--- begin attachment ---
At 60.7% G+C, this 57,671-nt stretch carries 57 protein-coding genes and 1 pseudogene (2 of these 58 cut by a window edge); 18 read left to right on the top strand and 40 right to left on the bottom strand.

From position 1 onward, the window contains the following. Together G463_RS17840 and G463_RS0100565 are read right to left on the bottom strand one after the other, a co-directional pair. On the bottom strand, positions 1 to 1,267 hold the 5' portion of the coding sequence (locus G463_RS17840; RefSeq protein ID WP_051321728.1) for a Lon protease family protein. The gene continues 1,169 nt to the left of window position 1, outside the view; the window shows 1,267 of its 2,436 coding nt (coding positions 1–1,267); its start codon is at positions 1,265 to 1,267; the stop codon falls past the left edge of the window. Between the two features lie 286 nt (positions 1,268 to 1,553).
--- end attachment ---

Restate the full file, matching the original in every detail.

At 60.7% G+C, this 57,671-nt stretch carries 57 protein-coding genes and 1 pseudogene (2 of these 58 cut by a window edge); 18 read left to right on the top strand and 40 right to left on the bottom strand.

From position 1 onward, the window contains the following. Together G463_RS17840 and G463_RS0100565 are read right to left on the bottom strand one after the other, a co-directional pair. On the bottom strand, positions 1 to 1,267 hold the 5' portion of the coding sequence (locus G463_RS17840; RefSeq protein ID WP_051321728.1) for a Lon protease family protein. The gene continues 1,169 nt to the left of window position 1, outside the view; the window shows 1,267 of its 2,436 coding nt (coding positions 1–1,267); its start codon is at positions 1,265 to 1,267; the stop codon falls past the left edge of the window. Between the two features lie 286 nt (positions 1,268 to 1,553).